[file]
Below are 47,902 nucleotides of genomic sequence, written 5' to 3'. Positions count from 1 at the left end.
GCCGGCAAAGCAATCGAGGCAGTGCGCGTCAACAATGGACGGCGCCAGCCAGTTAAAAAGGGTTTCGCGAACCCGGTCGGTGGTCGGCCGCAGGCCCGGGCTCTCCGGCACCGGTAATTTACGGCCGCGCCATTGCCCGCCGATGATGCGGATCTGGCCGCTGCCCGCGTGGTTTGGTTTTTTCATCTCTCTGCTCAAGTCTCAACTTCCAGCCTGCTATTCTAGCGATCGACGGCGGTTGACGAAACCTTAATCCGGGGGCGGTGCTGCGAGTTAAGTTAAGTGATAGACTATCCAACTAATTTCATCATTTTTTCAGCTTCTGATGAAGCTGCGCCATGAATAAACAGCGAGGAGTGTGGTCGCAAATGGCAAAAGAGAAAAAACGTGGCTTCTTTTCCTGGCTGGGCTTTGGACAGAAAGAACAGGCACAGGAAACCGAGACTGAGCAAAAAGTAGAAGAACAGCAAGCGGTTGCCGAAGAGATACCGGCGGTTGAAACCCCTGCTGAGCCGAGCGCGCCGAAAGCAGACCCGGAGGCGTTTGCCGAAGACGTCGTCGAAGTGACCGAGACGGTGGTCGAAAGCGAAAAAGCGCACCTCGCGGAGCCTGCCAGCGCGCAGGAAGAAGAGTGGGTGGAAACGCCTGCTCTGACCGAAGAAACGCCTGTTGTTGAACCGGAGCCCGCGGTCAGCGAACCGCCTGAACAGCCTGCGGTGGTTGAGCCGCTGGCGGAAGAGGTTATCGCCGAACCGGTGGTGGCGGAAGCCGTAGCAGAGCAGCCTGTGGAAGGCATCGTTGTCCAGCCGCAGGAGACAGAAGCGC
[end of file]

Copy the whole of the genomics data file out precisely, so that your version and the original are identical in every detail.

Below are 47,902 nucleotides of genomic sequence, written 5' to 3'. Positions count from 1 at the left end.
GCCGGCAAAGCAATCGAGGCAGTGCGCGTCAACAATGGACGGCGCCAGCCAGTTAAAAAGGGTTTCGCGAACCCGGTCGGTGGTCGGCCGCAGGCCCGGGCTCTCCGGCACCGGTAATTTACGGCCGCGCCATTGCCCGCCGATGATGCGGATCTGGCCGCTGCCCGCGTGGTTTGGTTTTTTCATCTCTCTGCTCAAGTCTCAACTTCCAGCCTGCTATTCTAGCGATCGACGGCGGTTGACGAAACCTTAATCCGGGGGCGGTGCTGCGAGTTAAGTTAAGTGATAGACTATCCAACTAATTTCATCATTTTTTCAGCTTCTGATGAAGCTGCGCCATGAATAAACAGCGAGGAGTGTGGTCGCAAATGGCAAAAGAGAAAAAACGTGGCTTCTTTTCCTGGCTGGGCTTTGGACAGAAAGAACAGGCACAGGAAACCGAGACTGAGCAAAAAGTAGAAGAACAGCAAGCGGTTGCCGAAGAGATACCGGCGGTTGAAACCCCTGCTGAGCCGAGCGCGCCGAAAGCAGACCCGGAGGCGTTTGCCGAAGACGTCGTCGAAGTGACCGAGACGGTGGTCGAAAGCGAAAAAGCGCACCTCGCGGAGCCTGCCAGCGCGCAGGAAGAAGAGTGGGTGGAAACGCCTGCTCTGACCGAAGAAACGCCTGTTGTTGAACCGGAGCCCGCGGTCAGCGAACCGCCTGAACAGCCTGCGGTGGTTGAGCCGCTGGCGGAAGAGGTTATCGCCGAACCGGTGGTGGCGGAAGCCGTAGCAGAGCAGCCTGTGGAAGGCATCGTTGTCCAGCCGCAGGAGACAGAAGCGC